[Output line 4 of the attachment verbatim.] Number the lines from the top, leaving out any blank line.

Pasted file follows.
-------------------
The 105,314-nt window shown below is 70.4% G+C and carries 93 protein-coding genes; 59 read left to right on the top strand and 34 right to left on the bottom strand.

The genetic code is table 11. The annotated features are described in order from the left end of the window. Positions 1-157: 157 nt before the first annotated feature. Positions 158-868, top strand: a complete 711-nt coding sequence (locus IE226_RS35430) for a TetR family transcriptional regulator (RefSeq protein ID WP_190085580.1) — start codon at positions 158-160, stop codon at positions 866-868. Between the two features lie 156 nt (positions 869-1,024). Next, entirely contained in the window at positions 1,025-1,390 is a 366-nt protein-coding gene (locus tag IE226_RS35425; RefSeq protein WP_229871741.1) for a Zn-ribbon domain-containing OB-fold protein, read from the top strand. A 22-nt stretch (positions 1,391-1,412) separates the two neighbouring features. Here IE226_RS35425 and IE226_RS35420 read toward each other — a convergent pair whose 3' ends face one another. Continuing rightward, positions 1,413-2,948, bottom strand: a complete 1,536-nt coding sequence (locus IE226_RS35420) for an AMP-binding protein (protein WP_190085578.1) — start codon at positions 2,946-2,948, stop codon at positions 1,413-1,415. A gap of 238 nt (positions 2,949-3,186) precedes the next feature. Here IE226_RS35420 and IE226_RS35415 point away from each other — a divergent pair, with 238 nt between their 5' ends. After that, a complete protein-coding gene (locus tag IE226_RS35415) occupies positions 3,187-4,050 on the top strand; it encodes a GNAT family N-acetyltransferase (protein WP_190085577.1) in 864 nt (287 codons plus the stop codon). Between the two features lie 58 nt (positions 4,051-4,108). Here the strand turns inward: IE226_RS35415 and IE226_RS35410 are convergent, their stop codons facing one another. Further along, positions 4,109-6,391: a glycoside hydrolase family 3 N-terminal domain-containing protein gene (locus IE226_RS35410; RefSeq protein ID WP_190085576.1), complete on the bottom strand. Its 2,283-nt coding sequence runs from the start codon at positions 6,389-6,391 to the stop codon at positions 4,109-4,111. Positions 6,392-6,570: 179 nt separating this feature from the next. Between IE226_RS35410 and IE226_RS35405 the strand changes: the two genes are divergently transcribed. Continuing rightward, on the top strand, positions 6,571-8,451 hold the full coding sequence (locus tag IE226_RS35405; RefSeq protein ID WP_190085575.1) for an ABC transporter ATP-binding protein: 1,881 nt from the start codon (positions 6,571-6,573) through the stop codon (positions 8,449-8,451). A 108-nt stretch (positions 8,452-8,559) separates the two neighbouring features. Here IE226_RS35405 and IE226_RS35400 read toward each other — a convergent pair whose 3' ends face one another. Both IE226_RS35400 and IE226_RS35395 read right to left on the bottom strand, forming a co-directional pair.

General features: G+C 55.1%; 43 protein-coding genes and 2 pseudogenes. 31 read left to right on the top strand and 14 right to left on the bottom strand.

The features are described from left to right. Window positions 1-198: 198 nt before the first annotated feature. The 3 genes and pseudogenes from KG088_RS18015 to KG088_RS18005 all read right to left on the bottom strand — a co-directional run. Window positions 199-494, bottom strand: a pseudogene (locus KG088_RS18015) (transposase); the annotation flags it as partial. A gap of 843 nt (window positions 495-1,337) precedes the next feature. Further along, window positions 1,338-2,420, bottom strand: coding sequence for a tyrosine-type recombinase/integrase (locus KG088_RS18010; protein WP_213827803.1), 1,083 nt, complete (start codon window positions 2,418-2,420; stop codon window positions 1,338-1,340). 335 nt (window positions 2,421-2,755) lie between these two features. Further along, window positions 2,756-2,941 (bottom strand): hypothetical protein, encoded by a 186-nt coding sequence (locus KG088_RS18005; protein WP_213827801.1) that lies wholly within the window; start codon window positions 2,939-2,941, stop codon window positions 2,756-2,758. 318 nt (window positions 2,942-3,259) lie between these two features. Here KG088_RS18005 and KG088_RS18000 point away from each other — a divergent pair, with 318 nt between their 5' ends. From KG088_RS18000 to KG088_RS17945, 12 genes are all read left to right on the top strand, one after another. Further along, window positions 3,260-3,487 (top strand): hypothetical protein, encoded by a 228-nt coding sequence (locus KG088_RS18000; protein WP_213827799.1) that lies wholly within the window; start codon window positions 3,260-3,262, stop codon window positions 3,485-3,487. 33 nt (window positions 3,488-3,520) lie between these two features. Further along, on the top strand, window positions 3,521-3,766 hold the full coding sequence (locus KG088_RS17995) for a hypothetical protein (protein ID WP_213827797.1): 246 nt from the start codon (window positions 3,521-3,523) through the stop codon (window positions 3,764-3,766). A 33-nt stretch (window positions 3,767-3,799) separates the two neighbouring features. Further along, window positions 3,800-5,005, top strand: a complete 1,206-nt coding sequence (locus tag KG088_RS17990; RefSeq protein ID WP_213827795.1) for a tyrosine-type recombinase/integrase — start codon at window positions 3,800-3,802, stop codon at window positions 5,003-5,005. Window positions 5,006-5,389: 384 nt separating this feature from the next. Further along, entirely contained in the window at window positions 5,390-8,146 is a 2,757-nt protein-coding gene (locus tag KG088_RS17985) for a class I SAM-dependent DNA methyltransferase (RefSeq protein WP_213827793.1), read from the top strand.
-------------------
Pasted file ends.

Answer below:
The features are described from left to right. Window positions 1-198: 198 nt before the first annotated feature. The 3 genes and pseudogenes from KG088_RS18015 to KG088_RS18005 all read right to left on the bottom strand — a co-directional run. Window positions 199-494, bottom strand: a pseudogene (locus KG088_RS18015) (transposase); the annotation flags it as partial. A gap of 843 nt (window positions 495-1,337) precedes the next feature. Further along, window positions 1,338-2,420, bottom strand: coding sequence for a tyrosine-type recombinase/integrase (locus KG088_RS18010; protein WP_213827803.1), 1,083 nt, complete (start codon window positions 2,418-2,420; stop codon window positions 1,338-1,340). 335 nt (window positions 2,421-2,755) lie between these two features. Further along, window positions 2,756-2,941 (bottom strand): hypothetical protein, encoded by a 186-nt coding sequence (locus KG088_RS18005; protein WP_213827801.1) that lies wholly within the window; start codon window positions 2,939-2,941, stop codon window positions 2,756-2,758. 318 nt (window positions 2,942-3,259) lie between these two features. Here KG088_RS18005 and KG088_RS18000 point away from each other — a divergent pair, with 318 nt between their 5' ends. From KG088_RS18000 to KG088_RS17945, 12 genes are all read left to right on the top strand, one after another. Further along, window positions 3,260-3,487 (top strand): hypothetical protein, encoded by a 228-nt coding sequence (locus KG088_RS18000; protein WP_213827799.1) that lies wholly within the window; start codon window positions 3,260-3,262, stop codon window positions 3,485-3,487. 33 nt (window positions 3,488-3,520) lie between these two features. Further along, on the top strand, window positions 3,521-3,766 hold the full coding sequence (locus KG088_RS17995) for a hypothetical protein (protein ID WP_213827797.1): 246 nt from the start codon (window positions 3,521-3,523) through the stop codon (window positions 3,764-3,766). A 33-nt stretch (window positions 3,767-3,799) separates the two neighbouring features. Further along, window positions 3,800-5,005, top strand: a complete 1,206-nt coding sequence (locus tag KG088_RS17990; RefSeq protein ID WP_213827795.1) for a tyrosine-type recombinase/integrase — start codon at window positions 3,800-3,802, stop codon at window positions 5,003-5,005. Window positions 5,006-5,389: 384 nt separating this feature from the next. Further along, entirely contained in the window at window positions 5,390-8,146 is a 2,757-nt protein-coding gene (locus tag KG088_RS17985) for a class I SAM-dependent DNA methyltransferase (RefSeq protein WP_213827793.1), read from the top strand.